I’ve long wanted to inject more live into my web presence and this blog in particular. It’s work in progress – one of my main sites is currently not even live! Wherever we may end up though, informal writing about science and the changing northern environment is something I want to do more of. So I’ve made two changes to give this site more oomph:
I’ve added a custom domain, borealperspectives.org, to this (currently) WordPress-hosted site. All URLs will work fine, whether you access them via borealperspetives.wordpress.com and the new borealperspectives.org. This is, unless and until I may decide in the future to move the site off WordPress.com, but that’s not in the stars right now.
I’ve moved to the smallest paid account to remove ads from the site. Only when I happened to access it from a browser that was not logged into WordPress.com did I see how intrusive the ads would be. It’s not much money, and I hope will make for more comfortable reading.
After an incredibly warm (and low-snow) start of winter in 2018, temperatures plunged to proper sub-Arctic winter values. A few days ago, we were worrying about thawing (with temperatures in the 30s °F / around 0 °C), and then down the curve went. Last night we reached -40 (choose your unit: the scales meet at -40) as per our consumer-grade Davis weather station. That’s the official definition of “cold snap”, and it’s the first of the season.
Higher elevations, such as Cleary Summit, a mountain pass on the Steese Highway north of Fairbanks, are currently about 30 °F/17 °C warmer than the valley bottoms. Where we happen to live (and which is why “a house in the hills” is something we keep looking out for).
Life as -40 slows down. You can go out just fine, and you’ll be amazed by how well sled dogs are adapted to this extremely harsh weather, but it’s not really fun to exercise outside, plastic is brittle, batteries go flat … and you don’t have time for recreation because you need to keep an eye on the house systems. Especially to make sure that water stays liquid, be it in drains or incoming pipes.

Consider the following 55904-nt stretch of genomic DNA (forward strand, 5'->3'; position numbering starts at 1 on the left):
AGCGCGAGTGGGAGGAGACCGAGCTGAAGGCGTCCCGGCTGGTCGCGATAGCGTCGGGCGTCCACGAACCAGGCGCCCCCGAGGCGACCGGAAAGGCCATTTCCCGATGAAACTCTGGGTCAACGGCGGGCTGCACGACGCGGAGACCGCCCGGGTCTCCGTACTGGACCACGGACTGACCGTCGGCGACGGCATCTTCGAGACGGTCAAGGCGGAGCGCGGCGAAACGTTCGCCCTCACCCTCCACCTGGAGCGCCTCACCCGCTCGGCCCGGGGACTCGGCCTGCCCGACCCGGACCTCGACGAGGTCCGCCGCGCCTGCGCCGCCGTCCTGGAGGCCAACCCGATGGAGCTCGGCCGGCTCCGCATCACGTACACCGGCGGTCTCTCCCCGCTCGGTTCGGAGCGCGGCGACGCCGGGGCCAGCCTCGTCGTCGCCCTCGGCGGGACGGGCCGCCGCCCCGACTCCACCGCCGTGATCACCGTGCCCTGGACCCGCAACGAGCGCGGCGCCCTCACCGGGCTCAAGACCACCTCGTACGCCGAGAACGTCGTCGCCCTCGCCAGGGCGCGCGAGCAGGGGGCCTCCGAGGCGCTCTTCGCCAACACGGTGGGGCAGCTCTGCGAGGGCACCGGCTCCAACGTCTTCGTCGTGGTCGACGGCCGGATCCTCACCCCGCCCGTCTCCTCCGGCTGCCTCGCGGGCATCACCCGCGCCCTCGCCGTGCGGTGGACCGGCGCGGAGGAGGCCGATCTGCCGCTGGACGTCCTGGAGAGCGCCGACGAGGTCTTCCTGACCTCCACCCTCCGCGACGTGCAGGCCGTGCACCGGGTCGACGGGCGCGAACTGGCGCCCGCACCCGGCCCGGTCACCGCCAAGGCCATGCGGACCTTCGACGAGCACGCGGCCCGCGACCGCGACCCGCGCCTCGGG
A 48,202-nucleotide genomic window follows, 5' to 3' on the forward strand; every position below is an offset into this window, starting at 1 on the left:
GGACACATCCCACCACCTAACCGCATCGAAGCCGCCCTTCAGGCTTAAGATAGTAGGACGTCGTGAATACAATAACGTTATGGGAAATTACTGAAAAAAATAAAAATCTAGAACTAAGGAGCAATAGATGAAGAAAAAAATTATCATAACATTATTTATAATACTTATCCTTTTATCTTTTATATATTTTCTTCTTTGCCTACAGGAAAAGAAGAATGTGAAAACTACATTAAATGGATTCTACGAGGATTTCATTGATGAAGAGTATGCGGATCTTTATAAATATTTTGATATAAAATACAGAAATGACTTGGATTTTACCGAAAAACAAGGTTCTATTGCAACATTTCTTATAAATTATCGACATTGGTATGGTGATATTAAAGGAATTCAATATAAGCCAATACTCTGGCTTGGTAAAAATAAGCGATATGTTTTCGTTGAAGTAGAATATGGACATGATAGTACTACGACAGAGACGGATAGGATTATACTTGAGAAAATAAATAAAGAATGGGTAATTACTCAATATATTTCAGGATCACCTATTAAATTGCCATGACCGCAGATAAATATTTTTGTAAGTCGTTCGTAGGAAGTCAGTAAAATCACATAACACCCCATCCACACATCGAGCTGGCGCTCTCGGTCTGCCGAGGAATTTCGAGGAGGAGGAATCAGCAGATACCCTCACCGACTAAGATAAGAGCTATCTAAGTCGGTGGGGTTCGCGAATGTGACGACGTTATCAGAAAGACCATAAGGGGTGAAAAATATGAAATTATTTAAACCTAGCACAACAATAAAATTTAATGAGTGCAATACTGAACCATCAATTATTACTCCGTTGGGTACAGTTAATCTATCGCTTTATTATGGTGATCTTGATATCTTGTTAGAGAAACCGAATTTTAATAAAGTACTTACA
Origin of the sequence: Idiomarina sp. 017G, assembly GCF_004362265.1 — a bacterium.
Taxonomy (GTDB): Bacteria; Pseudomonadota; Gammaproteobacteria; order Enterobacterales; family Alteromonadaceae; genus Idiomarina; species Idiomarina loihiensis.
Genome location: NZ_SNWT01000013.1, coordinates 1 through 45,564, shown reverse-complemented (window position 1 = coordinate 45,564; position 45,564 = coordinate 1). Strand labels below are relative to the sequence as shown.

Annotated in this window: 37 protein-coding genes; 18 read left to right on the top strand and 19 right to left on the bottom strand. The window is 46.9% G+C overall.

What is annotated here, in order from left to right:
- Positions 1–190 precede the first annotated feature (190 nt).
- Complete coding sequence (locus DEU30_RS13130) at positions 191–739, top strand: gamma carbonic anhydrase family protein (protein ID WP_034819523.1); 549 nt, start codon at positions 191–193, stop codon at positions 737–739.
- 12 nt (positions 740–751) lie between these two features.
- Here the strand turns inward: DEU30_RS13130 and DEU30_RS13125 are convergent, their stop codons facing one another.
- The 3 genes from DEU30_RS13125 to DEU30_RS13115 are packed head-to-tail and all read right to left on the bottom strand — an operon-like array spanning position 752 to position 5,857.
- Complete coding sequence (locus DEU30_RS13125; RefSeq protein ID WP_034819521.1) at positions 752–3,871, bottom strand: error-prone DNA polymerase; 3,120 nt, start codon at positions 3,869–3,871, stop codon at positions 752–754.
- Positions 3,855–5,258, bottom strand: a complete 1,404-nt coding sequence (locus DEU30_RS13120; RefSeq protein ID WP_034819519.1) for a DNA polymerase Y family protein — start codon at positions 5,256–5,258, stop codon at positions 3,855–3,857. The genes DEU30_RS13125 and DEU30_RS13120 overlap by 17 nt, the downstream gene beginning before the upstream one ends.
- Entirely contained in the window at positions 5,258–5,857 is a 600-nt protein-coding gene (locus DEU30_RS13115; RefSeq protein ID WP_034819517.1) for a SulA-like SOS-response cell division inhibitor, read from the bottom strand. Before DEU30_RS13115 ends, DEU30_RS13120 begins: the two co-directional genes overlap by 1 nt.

The house we live in is made from three-sided logs, which retain heat quite well. We mostly heat with a very efficient and Toyo oil stove. But we have a wood stove to fall back on, in case the electricity or the Toyo have an outage. We decided to fire it up today, to make sure it works well and because it creates a nicer warmth in the corners too far from the Toyo. Wood burning is a huge and complicated political hot potato in interior Alaska, and a topic too complicated to go into in this post. The short version is: it’s traditional, economical and doesn’t require electricity; but it also contributes to air pollution in a way to occasionally render the winter air in Fairbanks one of the worst in the planet, so at a minimum eliminating the most polluting types of burners is quite imperative for the health of the population.
Our stove is an EPA-certified Blaze King with a catalytic converter, but even so: however pleasant wood heat is, you’ll get an impact on the air you breathe. Air quality indices only talk about outdoors air (and usually averaged over 24h). Another topic, though, is indoors air. I took the opportunity to pull out a little PM2.5 sensor that I bought online a while ago. (Disclaimer: I haven’t checked the calibration. At least during the summer wildfires it seemed to work reasonably well and deliver believable values.) Today, before starting the wood stove and with a blazing oil stove, it measured around 15 µg/m3, which is an ok value. With the wood stove, it was at 66 µg/m3 after an hour, went up to just above 100 µg/m3 and then settled in the 80s, which you will find labeled as “unhealthy for vulnerable populations”. My setup is here, with the sensor in the left foreground. It talks to the computer via a USB-to-serial interface. (I wrote the app to teach myself Dash for interactive real-time applications.)